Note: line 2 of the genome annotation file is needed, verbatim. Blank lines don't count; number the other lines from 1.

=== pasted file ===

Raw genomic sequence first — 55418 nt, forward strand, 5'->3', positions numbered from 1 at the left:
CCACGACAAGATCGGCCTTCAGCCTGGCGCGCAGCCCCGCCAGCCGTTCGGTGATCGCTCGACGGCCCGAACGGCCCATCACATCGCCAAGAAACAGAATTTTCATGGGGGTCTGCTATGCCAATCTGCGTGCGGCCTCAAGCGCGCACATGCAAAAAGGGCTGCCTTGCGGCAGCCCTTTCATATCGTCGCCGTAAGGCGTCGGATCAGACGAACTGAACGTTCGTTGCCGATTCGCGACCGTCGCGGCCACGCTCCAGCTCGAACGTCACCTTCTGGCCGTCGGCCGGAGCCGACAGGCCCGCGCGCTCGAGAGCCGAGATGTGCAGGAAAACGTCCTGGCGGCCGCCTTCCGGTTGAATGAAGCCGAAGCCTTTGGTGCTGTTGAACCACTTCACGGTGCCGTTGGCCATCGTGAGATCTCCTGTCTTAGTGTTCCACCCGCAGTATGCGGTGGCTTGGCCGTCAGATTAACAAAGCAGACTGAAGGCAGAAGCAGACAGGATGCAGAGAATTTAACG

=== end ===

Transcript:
CCACGACAAGATCGGCCTTCAGCCTGGCGCGCAGCCCCGCCAGCCGTTCGGTGATCGCTCGACGGCCCGAACGGCCCATCACATCGCCAAGAAACAGAATTTTCATGGGGGTCTGCTATGCCAATCTGCGTGCGGCCTCAAGCGCGCACATGCAAAAAGGGCTGCCTTGCGGCAGCCCTTTCATATCGTCGCCGTAAGGCGTCGGATCAGACGAACTGAACGTTCGTTGCCGATTCGCGACCGTCGCGGCCACGCTCCAGCTCGAACGTCACCTTCTGGCCGTCGGCCGGAGCCGACAGGCCCGCGCGCTCGAGAGCCGAGATGTGCAGGAAAACGTCCTGGCGGCCGCCTTCCGGTTGAATGAAGCCGAAGCCTTTGGTGCTGTTGAACCACTTCACGGTGCCGTTGGCCATCGTGAGATCTCCTGTCTTAGTGTTCCACCCGCAGTATGCGGTGGCTTGGCCGTCAGATTAACAAAGCAGACTGAAGGCAGAAGCAGACAGGATGCAGAGAATTTAACG